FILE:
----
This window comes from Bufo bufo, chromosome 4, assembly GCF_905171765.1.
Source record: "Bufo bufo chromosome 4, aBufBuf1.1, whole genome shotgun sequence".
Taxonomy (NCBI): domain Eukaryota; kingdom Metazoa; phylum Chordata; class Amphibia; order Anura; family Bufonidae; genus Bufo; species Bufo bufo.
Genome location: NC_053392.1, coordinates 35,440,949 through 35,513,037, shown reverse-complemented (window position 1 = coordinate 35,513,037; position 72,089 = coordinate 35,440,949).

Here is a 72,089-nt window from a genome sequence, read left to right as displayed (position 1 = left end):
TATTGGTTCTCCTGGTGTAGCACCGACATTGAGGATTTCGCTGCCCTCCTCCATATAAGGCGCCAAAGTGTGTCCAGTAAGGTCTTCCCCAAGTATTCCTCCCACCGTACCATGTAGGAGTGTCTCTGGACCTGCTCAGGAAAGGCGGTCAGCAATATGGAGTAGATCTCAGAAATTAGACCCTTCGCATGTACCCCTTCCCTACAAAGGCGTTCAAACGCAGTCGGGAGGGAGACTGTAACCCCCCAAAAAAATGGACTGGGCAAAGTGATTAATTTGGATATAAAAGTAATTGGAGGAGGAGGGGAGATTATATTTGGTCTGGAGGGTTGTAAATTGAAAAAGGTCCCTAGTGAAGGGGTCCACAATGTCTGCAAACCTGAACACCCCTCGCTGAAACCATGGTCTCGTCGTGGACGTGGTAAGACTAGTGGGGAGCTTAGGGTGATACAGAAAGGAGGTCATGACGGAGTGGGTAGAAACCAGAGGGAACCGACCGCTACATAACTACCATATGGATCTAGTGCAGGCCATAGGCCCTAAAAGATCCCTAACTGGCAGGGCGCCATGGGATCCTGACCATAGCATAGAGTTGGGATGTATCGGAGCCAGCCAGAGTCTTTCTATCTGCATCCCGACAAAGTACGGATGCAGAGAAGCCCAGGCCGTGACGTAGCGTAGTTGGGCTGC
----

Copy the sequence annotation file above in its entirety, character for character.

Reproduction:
This window comes from Bufo bufo, chromosome 4, assembly GCF_905171765.1.
Source record: "Bufo bufo chromosome 4, aBufBuf1.1, whole genome shotgun sequence".
Taxonomy (NCBI): domain Eukaryota; kingdom Metazoa; phylum Chordata; class Amphibia; order Anura; family Bufonidae; genus Bufo; species Bufo bufo.
Genome location: NC_053392.1, coordinates 35,440,949 through 35,513,037, shown reverse-complemented (window position 1 = coordinate 35,513,037; position 72,089 = coordinate 35,440,949).

Here is a 72,089-nt window from a genome sequence, read left to right as displayed (position 1 = left end):
TATTGGTTCTCCTGGTGTAGCACCGACATTGAGGATTTCGCTGCCCTCCTCCATATAAGGCGCCAAAGTGTGTCCAGTAAGGTCTTCCCCAAGTATTCCTCCCACCGTACCATGTAGGAGTGTCTCTGGACCTGCTCAGGAAAGGCGGTCAGCAATATGGAGTAGATCTCAGAAATTAGACCCTTCGCATGTACCCCTTCCCTACAAAGGCGTTCAAACGCAGTCGGGAGGGAGACTGTAACCCCCCAAAAAAATGGACTGGGCAAAGTGATTAATTTGGATATAAAAGTAATTGGAGGAGGAGGGGAGATTATATTTGGTCTGGAGGGTTGTAAATTGAAAAAGGTCCCTAGTGAAGGGGTCCACAATGTCTGCAAACCTGAACACCCCTCGCTGAAACCATGGTCTCGTCGTGGACGTGGTAAGACTAGTGGGGAGCTTAGGGTGATACAGAAAGGAGGTCATGACGGAGTGGGTAGAAACCAGAGGGAACCGACCGCTACATAACTACCATATGGATCTAGTGCAGGCCATAGGCCCTAAAAGATCCCTAACTGGCAGGGCGCCATGGGATCCTGACCATAGCATAGAGTTGGGATGTATCGGAGCCAGCCAGAGTCTTTCTATCTGCATCCCGACAAAGTACGGATGCAGAGAAGCCCAGGCCGTGACGTAGCGTAGTTGGGCTGC